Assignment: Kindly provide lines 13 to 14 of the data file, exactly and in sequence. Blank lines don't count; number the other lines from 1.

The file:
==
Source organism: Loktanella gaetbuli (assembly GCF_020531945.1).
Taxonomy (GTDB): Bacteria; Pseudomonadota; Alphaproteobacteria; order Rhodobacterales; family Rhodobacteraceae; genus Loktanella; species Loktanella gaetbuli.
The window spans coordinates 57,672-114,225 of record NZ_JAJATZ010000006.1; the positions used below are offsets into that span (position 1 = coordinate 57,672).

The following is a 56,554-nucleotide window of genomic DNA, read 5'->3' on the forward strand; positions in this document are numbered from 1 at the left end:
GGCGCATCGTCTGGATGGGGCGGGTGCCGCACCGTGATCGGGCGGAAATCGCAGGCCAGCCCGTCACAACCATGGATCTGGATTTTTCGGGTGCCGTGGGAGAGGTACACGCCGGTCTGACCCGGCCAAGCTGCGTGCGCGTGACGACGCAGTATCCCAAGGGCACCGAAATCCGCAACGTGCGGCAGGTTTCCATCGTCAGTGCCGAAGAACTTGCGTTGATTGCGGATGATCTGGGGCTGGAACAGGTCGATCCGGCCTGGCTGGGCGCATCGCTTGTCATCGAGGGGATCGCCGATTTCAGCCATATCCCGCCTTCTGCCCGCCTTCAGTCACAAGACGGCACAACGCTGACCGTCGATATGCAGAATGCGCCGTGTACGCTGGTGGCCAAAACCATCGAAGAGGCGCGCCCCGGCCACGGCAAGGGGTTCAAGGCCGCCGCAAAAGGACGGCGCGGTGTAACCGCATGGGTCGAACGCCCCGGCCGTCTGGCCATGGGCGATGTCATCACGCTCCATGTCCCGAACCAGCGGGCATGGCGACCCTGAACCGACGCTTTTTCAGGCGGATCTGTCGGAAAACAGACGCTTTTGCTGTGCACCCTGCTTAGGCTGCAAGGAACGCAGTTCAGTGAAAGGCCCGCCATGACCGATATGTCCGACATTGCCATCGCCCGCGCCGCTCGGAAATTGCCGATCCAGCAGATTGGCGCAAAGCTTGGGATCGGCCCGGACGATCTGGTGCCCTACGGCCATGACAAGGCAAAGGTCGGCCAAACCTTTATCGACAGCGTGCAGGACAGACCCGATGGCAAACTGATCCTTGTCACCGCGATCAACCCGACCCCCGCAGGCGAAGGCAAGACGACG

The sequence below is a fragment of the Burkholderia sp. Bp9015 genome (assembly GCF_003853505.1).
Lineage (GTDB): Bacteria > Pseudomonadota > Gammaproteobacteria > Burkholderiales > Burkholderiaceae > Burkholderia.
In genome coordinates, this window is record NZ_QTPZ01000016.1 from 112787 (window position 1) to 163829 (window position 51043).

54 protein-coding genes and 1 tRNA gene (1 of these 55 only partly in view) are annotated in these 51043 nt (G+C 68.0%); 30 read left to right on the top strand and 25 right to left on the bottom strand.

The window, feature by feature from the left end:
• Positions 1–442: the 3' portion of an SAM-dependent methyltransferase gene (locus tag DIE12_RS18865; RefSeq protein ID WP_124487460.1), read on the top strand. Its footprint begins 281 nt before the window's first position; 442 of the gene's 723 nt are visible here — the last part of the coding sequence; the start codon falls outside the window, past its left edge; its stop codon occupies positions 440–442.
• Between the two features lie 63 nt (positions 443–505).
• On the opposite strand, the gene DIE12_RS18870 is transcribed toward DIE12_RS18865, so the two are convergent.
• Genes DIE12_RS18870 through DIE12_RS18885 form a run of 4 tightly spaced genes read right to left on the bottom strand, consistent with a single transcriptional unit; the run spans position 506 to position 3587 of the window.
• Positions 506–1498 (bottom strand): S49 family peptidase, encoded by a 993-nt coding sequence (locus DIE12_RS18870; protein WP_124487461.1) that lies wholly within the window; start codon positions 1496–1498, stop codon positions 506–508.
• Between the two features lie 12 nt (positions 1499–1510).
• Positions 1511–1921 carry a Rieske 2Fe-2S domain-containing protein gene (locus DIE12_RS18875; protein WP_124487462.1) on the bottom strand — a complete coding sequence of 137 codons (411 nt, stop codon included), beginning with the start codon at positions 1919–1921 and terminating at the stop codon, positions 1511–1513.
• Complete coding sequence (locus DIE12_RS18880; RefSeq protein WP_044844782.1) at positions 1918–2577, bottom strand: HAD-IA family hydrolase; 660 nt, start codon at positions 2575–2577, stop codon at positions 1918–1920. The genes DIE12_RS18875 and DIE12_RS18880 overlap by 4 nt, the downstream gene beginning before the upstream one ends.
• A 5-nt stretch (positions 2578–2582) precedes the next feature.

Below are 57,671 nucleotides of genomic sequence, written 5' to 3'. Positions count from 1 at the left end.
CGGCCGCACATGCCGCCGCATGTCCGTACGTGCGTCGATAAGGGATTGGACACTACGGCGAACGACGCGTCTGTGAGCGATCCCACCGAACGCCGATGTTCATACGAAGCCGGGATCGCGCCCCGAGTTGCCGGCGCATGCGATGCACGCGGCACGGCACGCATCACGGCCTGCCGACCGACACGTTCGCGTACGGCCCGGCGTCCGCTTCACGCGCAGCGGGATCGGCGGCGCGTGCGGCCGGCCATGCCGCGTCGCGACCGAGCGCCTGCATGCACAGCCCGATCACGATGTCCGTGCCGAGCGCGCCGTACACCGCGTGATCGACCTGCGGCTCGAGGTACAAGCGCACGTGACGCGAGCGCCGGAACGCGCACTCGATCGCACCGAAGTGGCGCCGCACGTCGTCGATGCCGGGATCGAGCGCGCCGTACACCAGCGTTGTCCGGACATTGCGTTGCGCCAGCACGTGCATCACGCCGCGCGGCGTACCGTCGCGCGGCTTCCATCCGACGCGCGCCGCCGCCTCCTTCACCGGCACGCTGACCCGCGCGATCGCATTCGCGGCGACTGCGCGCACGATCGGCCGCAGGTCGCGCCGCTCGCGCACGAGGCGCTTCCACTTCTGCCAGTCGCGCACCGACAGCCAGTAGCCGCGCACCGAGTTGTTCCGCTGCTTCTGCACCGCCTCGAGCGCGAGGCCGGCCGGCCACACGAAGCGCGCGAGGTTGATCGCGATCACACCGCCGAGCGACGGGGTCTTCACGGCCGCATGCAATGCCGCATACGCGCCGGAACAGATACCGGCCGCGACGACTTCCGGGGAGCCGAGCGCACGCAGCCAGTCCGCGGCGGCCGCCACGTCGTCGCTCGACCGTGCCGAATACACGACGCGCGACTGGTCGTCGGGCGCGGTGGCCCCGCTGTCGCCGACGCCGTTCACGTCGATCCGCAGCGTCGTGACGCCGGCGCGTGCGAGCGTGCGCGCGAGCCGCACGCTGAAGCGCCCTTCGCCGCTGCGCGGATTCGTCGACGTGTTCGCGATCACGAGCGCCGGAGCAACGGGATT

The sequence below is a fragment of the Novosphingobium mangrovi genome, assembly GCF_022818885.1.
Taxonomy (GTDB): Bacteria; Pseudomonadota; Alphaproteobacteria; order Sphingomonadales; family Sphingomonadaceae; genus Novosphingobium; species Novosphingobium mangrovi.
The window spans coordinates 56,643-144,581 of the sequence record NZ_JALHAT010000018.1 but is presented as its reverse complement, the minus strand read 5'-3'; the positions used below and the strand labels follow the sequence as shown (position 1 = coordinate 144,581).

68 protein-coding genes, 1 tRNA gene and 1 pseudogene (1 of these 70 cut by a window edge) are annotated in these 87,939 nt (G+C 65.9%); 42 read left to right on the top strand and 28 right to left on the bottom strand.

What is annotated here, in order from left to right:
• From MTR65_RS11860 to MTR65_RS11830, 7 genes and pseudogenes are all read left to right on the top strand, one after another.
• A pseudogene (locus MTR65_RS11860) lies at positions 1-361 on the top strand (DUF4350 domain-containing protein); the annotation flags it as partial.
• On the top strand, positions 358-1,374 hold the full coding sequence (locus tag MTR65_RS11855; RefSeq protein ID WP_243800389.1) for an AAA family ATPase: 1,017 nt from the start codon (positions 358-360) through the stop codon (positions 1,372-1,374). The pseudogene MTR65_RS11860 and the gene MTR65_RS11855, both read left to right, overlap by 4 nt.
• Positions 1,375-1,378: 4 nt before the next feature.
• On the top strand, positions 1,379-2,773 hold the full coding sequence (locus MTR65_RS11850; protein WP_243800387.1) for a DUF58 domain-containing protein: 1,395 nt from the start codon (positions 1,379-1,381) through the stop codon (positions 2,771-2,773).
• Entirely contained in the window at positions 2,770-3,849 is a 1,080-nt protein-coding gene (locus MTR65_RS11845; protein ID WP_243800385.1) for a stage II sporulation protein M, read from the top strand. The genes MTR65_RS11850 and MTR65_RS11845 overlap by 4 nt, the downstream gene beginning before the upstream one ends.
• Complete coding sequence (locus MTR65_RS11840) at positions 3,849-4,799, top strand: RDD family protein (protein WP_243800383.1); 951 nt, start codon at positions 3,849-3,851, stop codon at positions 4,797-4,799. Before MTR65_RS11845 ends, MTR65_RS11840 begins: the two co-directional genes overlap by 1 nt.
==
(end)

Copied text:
• On the opposite strand, the gene DIE12_RS18870 is transcribed toward DIE12_RS18865, so the two are convergent.
• Genes DIE12_RS18870 through DIE12_RS18885 form a run of 4 tightly spaced genes read right to left on the bottom strand, consistent with a single transcriptional unit; the run spans position 506 to position 3587 of the window.